When you replace light bulbs, do you check the light fixture ratings to ensure the wattage is accurate? It’s very likely that you simply grab any spare bulbs you might have easily accessible.

If you feel the light fixtures don’t seem sufficiently bright, you may replace a 40-watt bulb with a 60-watt bulb or higher. However, this can prove to be hazardous. A critical, yet often overlooked electrical safety concern is ensuring that the wattage ratings on the bulbs match the ratings of your light fixtures. Let’s go through the hazards of mismatched wattagesbelow.


Light fixture sockets always have maximum wattage ratings. If you exceed the recommended rating by installing a bulb that has a higher wattage rating, there’s a distinct chance that the excess heat generated by that bulb will scorch the insulation. It could quickly melt the insulating jackets on cable sheathing or wires, or even overheat the wood framing if you have recessed light fixtures (canister style).


In most cases, the light-bulb socket mentions the maximum wattage rating. It may state that you are required to use a certain type of lamp, having a certain rating. In the case of fixtures with multiple bulbs, the wattage rating mentioned may relate to the entire fixture. Here, you need to ensure that the sum total of the wattages of all the light bulbs doesn’t exceed the light fixture rating. The aim is to make sure that the heat generated by all the light bulbs combined, doesn’t penetrate through the insulation or damage your fixture.


There are certain signs you need to watch out for such as:

  • Scorch marks on light fixtures

  • Burning odour

If you have noticed any of these signs, it could indicate that you are exceeding the light fixture’s wattage rating. Switch off the light and carefully touch the fixture. If you find the fixture to be excessively warm to the touch, it’s definitely a danger sign. Just replacing the bulb with one of a lower wattage won’t solve the problem at this point. It’s also important that you check to ensure there isn’t any permanent damage.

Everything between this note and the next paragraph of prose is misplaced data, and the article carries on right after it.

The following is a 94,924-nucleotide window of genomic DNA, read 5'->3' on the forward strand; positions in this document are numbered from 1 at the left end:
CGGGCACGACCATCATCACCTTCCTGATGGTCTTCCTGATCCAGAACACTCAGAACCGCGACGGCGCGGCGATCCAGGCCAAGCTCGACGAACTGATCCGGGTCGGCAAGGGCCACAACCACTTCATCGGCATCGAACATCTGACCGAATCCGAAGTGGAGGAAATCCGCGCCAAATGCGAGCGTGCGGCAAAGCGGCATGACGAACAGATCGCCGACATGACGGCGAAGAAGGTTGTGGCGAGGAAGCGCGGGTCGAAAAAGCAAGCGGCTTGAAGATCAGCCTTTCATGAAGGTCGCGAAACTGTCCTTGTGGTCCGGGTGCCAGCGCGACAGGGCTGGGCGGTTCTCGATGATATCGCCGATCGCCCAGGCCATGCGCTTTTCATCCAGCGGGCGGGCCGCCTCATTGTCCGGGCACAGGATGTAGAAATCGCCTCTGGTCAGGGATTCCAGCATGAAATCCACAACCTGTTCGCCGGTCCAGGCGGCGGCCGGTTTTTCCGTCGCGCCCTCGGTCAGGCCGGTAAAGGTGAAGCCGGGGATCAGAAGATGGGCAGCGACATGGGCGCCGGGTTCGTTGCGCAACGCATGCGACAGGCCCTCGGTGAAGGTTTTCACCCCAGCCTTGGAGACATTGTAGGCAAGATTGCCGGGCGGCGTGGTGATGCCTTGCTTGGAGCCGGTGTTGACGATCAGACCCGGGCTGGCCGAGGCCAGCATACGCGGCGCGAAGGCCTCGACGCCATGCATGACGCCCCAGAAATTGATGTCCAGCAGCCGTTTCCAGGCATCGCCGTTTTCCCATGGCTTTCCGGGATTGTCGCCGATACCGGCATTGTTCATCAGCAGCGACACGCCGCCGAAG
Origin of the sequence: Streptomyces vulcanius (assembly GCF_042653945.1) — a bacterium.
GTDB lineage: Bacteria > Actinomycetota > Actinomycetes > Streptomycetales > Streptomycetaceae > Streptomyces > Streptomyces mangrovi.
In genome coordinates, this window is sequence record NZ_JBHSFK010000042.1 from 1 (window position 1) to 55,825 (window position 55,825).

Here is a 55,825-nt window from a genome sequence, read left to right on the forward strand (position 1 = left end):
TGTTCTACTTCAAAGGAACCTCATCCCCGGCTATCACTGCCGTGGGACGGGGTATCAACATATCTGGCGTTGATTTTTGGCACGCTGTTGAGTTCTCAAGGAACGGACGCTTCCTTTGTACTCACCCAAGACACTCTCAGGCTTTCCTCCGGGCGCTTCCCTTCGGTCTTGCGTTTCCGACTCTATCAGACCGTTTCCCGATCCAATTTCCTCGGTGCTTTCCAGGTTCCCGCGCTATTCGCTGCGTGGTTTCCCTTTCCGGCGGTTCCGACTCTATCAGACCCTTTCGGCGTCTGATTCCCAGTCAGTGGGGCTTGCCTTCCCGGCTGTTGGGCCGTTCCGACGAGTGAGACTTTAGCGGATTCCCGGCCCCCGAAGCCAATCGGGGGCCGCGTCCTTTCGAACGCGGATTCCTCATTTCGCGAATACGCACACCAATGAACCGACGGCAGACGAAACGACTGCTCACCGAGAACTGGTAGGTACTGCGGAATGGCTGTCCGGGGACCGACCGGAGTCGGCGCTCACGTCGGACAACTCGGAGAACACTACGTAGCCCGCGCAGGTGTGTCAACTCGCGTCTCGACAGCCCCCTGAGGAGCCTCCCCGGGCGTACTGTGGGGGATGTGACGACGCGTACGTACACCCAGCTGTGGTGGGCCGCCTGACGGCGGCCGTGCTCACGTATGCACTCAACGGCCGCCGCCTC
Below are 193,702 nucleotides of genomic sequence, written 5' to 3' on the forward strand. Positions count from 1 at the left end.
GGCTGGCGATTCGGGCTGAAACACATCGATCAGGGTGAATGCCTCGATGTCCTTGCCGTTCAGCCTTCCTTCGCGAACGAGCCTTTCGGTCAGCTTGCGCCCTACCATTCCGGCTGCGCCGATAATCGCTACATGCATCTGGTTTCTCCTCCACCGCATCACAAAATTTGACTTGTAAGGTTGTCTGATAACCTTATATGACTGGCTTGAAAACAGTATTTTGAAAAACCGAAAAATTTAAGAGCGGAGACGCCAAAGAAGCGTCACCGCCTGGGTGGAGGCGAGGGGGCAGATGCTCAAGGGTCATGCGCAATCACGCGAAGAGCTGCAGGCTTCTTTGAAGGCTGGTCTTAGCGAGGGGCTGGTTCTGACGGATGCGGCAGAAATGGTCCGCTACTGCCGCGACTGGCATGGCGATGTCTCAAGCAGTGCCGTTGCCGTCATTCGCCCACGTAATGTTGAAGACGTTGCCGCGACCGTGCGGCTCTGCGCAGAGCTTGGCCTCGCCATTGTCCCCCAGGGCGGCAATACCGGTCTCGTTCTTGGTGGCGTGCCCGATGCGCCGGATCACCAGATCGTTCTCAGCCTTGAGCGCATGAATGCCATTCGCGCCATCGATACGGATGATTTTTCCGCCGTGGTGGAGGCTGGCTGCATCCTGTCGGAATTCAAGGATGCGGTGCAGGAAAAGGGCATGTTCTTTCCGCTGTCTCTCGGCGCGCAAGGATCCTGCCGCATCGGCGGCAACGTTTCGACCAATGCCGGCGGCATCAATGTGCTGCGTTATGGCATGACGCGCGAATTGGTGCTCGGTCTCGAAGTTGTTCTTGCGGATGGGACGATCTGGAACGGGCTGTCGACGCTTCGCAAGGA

Remove all the mounting screws, and pull the fixture away from its electrical box, carefully inspecting the wiring inside. If you see any scorched or melted insulation or scorched wire nuts, it means the damage is very severe.


It’s important that you call in a licensed electrician to inspect the feature, replace the holder, cut away all the damaged wiring and then reconnect them. Floor and table lamps are susceptible to this type of damage from light bulbs of a higher than required wattage. If you find that the shades on the lamps are hot to the touch or if they have become damaged in any way by the heat, it’s important to check whether the wattages match the socket ratings.

Scorched sockets need to be replaced without delay. If you notice damage to the wiring, get that replaced right away too. When you are using LED bulbs, check the rating information. It may read something like- “60 watts – uses only 11 watts”. Check these ratings before using Light Emitting Diode bulbs.

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